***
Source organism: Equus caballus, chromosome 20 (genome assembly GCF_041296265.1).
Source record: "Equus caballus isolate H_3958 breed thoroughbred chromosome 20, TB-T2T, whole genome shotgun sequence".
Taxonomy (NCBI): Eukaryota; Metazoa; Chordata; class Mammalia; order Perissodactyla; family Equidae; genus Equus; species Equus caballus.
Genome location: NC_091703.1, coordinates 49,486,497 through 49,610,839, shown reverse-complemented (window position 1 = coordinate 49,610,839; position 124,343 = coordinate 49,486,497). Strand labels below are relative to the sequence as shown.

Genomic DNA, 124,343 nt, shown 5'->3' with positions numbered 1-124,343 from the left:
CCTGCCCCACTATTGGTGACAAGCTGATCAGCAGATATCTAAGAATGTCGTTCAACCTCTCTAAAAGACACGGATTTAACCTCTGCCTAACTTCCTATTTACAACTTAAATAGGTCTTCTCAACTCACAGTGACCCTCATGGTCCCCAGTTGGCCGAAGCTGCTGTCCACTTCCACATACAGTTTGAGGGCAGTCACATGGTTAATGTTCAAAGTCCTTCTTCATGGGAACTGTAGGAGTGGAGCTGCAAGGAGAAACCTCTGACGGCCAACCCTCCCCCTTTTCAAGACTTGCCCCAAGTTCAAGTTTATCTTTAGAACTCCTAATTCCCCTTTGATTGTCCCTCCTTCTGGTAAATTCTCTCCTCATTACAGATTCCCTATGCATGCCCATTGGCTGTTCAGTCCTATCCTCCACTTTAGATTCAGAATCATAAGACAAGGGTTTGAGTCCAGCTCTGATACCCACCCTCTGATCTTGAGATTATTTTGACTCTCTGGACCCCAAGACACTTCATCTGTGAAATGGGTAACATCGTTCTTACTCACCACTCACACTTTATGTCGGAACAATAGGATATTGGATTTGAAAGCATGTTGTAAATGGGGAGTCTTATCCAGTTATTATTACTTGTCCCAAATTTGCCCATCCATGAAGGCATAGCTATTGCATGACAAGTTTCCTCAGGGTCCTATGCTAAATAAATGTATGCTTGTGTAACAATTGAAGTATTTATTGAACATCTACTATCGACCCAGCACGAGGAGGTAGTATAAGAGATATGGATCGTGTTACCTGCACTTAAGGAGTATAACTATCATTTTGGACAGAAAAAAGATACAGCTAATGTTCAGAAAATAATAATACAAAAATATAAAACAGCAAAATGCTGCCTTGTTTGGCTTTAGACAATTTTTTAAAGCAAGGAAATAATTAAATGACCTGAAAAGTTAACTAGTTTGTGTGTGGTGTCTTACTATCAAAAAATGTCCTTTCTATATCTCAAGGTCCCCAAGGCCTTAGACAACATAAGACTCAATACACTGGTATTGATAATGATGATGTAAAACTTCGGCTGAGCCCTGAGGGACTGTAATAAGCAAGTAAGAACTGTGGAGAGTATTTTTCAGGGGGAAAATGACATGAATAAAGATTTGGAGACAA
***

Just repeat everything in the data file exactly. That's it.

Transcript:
Source organism: Equus caballus, chromosome 20 (genome assembly GCF_041296265.1).
Source record: "Equus caballus isolate H_3958 breed thoroughbred chromosome 20, TB-T2T, whole genome shotgun sequence".
Taxonomy (NCBI): Eukaryota; Metazoa; Chordata; class Mammalia; order Perissodactyla; family Equidae; genus Equus; species Equus caballus.
Genome location: NC_091703.1, coordinates 49,486,497 through 49,610,839, shown reverse-complemented (window position 1 = coordinate 49,610,839; position 124,343 = coordinate 49,486,497). Strand labels below are relative to the sequence as shown.

Genomic DNA, 124,343 nt, shown 5'->3' with positions numbered 1-124,343 from the left:
CCTGCCCCACTATTGGTGACAAGCTGATCAGCAGATATCTAAGAATGTCGTTCAACCTCTCTAAAAGACACGGATTTAACCTCTGCCTAACTTCCTATTTACAACTTAAATAGGTCTTCTCAACTCACAGTGACCCTCATGGTCCCCAGTTGGCCGAAGCTGCTGTCCACTTCCACATACAGTTTGAGGGCAGTCACATGGTTAATGTTCAAAGTCCTTCTTCATGGGAACTGTAGGAGTGGAGCTGCAAGGAGAAACCTCTGACGGCCAACCCTCCCCCTTTTCAAGACTTGCCCCAAGTTCAAGTTTATCTTTAGAACTCCTAATTCCCCTTTGATTGTCCCTCCTTCTGGTAAATTCTCTCCTCATTACAGATTCCCTATGCATGCCCATTGGCTGTTCAGTCCTATCCTCCACTTTAGATTCAGAATCATAAGACAAGGGTTTGAGTCCAGCTCTGATACCCACCCTCTGATCTTGAGATTATTTTGACTCTCTGGACCCCAAGACACTTCATCTGTGAAATGGGTAACATCGTTCTTACTCACCACTCACACTTTATGTCGGAACAATAGGATATTGGATTTGAAAGCATGTTGTAAATGGGGAGTCTTATCCAGTTATTATTACTTGTCCCAAATTTGCCCATCCATGAAGGCATAGCTATTGCATGACAAGTTTCCTCAGGGTCCTATGCTAAATAAATGTATGCTTGTGTAACAATTGAAGTATTTATTGAACATCTACTATCGACCCAGCACGAGGAGGTAGTATAAGAGATATGGATCGTGTTACCTGCACTTAAGGAGTATAACTATCATTTTGGACAGAAAAAAGATACAGCTAATGTTCAGAAAATAATAATACAAAAATATAAAACAGCAAAATGCTGCCTTGTTTGGCTTTAGACAATTTTTTAAAGCAAGGAAATAATTAAATGACCTGAAAAGTTAACTAGTTTGTGTGTGGTGTCTTACTATCAAAAAATGTCCTTTCTATATCTCAAGGTCCCCAAGGCCTTAGACAACATAAGACTCAATACACTGGTATTGATAATGATGATGTAAAACTTCGGCTGAGCCCTGAGGGACTGTAATAAGCAAGTAAGAACTGTGGAGAGTATTTTTCAGGGGGAAAATGACATGAATAAAGATTTGGAGACAA